The Heathrow Airport in Longford, England has been in the news a lot recently. Over the past couple of years, Heathrow has been the home to many increasingly alarming drone sightings. It is unknown whether Heathrow is just plain unlucky, or there is actual malice involved. However, drone incidents have skyrocketed over the past two years with no signs of stopping any time soon. Incidents resulted in damaged planes and some crashes, but so far no lethal events yet. This may all be inevitable however, as drones become more available to the public. These drones and cheaper and are more available in stores for purchase. This means that any person can fly one. Flying a drone demands a ton of responsibility, especially when flown high in the sky.
In yet another drone incident in Heathrow, the airport authorities even summoned the military this time. In an effort to finally catch the perpetrators, military and police forces combined their efforts. This means that Heathrow means business, and the ante has increased dramatically since the recent Gatwick incident.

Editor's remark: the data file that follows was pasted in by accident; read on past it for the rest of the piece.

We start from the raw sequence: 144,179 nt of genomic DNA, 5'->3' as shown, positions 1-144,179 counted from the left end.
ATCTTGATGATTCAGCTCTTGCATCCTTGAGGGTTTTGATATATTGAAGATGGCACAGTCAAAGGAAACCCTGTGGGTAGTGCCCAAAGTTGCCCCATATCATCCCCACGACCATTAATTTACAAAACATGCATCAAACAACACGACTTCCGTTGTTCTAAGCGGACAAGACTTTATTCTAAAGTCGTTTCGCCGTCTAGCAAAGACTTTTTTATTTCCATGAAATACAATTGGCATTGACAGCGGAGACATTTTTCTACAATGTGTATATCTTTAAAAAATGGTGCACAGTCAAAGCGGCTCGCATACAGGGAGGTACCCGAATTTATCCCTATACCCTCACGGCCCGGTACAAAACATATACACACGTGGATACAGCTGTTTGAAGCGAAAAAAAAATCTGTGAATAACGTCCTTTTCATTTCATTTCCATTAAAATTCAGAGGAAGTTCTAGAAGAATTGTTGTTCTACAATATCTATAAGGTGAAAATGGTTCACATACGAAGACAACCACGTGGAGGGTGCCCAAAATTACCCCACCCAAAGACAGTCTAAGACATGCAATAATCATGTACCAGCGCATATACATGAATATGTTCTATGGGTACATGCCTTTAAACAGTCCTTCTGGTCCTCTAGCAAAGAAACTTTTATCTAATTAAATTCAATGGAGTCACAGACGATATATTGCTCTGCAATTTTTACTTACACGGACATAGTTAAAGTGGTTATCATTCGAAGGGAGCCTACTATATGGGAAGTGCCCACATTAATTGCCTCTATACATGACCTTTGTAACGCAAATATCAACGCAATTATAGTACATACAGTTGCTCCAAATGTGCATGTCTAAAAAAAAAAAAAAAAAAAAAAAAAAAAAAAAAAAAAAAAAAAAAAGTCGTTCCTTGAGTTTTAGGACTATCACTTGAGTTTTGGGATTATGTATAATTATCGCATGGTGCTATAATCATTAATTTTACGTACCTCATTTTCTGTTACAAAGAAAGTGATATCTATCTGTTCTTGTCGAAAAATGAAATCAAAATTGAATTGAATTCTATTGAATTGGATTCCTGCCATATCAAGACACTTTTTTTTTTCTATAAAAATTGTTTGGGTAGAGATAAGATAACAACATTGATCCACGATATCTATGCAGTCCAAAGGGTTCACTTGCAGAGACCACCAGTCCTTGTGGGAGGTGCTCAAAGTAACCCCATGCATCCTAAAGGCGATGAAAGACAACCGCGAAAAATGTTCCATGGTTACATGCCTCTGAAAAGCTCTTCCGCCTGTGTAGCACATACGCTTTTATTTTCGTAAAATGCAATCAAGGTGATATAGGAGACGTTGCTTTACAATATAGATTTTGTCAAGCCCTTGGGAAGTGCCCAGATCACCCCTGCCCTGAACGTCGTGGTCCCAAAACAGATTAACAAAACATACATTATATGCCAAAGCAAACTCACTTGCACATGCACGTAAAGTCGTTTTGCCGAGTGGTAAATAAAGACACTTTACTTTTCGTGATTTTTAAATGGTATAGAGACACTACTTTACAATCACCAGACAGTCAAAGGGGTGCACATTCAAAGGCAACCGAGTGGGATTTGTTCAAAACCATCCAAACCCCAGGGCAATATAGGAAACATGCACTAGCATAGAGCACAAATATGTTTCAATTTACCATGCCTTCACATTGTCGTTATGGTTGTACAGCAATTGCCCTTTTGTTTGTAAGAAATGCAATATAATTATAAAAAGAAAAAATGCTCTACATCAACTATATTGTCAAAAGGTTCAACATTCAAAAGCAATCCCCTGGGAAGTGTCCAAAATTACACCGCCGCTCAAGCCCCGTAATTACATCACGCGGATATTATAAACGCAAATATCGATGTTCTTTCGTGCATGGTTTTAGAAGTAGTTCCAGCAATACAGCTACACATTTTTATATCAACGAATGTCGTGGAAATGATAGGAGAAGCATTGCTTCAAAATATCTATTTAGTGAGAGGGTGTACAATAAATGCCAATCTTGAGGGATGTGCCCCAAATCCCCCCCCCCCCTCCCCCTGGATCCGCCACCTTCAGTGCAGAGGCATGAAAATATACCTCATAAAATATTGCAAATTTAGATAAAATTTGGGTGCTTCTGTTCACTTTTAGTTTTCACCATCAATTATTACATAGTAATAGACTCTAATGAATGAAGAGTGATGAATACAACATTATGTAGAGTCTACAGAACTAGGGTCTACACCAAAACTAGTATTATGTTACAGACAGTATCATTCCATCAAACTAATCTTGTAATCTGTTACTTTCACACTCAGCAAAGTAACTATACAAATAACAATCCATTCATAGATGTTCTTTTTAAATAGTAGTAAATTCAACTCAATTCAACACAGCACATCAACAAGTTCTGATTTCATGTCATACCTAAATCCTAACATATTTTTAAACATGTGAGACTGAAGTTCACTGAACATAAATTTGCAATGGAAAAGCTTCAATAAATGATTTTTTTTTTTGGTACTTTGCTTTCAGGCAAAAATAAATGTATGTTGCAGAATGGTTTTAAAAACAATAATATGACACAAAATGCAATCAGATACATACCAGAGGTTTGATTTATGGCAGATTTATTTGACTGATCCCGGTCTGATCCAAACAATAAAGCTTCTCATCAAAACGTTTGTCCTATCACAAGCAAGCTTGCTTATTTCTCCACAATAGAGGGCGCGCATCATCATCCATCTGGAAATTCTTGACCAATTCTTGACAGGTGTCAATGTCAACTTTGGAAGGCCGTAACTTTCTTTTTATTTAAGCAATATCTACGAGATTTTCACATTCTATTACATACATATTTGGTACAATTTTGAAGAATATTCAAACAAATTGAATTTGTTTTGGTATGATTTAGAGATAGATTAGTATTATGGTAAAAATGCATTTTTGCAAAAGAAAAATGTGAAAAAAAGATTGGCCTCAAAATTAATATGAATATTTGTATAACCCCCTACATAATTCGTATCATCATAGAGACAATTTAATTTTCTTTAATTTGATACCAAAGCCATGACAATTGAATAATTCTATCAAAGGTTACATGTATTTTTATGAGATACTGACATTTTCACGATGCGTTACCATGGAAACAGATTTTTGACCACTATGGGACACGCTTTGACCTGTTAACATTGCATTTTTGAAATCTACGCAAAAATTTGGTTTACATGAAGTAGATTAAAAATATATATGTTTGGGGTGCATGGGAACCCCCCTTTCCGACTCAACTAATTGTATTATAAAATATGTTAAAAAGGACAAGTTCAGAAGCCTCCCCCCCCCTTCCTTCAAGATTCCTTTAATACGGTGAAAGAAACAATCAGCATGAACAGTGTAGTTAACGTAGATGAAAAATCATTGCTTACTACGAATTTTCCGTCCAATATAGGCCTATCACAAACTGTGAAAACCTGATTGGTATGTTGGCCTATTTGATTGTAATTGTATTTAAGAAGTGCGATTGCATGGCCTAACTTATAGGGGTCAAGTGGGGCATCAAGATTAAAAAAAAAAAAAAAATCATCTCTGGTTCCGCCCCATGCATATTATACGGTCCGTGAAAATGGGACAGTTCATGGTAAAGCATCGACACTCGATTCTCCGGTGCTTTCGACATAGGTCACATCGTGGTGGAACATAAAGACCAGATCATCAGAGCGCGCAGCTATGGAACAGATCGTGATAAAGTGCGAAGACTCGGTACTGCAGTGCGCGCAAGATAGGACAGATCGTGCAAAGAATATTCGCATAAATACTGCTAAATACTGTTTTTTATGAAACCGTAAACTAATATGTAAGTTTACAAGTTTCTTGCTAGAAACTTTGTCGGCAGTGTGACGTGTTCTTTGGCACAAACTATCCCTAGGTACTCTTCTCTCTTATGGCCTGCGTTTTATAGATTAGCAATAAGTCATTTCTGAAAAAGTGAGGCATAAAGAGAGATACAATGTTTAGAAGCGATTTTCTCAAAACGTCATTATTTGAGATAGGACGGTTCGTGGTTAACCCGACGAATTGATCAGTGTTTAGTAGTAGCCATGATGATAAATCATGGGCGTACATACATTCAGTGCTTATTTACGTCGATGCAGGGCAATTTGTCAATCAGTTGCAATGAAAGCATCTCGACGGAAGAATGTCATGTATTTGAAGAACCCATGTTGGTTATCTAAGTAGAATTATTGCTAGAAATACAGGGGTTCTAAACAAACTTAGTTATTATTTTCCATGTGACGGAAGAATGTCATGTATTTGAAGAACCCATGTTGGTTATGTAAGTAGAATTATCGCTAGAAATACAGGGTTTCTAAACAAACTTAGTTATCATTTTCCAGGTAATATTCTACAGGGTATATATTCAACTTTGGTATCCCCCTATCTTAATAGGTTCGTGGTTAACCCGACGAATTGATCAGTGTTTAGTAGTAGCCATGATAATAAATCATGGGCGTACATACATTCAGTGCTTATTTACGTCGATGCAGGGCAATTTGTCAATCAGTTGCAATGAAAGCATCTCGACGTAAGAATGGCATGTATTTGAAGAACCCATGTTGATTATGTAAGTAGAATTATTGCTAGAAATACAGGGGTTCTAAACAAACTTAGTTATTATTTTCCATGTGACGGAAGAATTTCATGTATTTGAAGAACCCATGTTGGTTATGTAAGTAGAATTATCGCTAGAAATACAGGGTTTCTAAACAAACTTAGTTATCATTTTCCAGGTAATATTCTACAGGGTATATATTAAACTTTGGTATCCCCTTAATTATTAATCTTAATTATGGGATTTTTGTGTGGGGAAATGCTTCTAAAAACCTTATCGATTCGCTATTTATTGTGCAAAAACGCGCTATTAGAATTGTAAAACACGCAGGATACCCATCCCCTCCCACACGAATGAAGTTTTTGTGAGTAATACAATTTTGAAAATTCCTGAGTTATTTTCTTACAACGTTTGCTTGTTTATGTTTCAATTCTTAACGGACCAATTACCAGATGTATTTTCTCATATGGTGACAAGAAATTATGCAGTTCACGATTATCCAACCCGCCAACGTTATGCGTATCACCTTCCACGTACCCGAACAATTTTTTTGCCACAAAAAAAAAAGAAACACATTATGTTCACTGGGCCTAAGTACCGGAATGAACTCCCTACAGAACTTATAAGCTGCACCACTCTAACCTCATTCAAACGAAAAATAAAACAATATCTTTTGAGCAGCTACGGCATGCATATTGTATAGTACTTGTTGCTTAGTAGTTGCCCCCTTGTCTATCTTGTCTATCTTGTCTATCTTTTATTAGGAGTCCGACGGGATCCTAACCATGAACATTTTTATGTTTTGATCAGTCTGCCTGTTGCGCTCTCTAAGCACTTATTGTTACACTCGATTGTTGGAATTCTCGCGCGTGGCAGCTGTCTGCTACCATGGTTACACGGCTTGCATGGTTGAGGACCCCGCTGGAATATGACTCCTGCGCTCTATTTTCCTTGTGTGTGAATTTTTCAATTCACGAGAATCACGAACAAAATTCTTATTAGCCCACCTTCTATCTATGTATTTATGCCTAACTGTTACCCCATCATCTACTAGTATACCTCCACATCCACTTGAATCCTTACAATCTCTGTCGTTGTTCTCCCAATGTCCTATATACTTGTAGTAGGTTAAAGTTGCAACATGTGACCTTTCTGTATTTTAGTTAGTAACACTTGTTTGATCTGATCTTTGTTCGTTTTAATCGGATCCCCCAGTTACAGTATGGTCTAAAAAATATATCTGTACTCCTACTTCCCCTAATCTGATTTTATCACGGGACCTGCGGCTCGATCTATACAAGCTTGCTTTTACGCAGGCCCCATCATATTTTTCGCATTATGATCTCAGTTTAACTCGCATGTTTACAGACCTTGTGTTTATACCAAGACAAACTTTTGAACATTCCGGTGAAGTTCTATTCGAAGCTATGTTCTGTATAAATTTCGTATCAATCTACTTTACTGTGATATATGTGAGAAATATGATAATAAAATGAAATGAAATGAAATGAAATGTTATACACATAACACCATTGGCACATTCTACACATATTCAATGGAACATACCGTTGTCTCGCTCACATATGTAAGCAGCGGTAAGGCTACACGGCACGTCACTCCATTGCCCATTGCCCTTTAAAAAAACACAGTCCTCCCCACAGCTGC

The drone in question was spotted at the airfield earlier this week, prompting fears among passengers and pilots alike. Similar courses of action ensued; incoming flights received diversion instructions. Outgoing flights on the other hand received a suspension of over an hour, to manage the situation safely.
Indeed, paranoia and safety issues are at an all-time high. Drones colliding with planes is a real risk – one that some drone operators seem to ignore. In Britain, the 1 kilometer drone ban expands to 5 kilometers, in an attempt to fix this ongoing problem. 400 feet limitations are also in effect, although in these incidents in airports, that rule is out the window. These near-collisions occur several thousands of feet in the air, a distance no drone owner accidentally treks.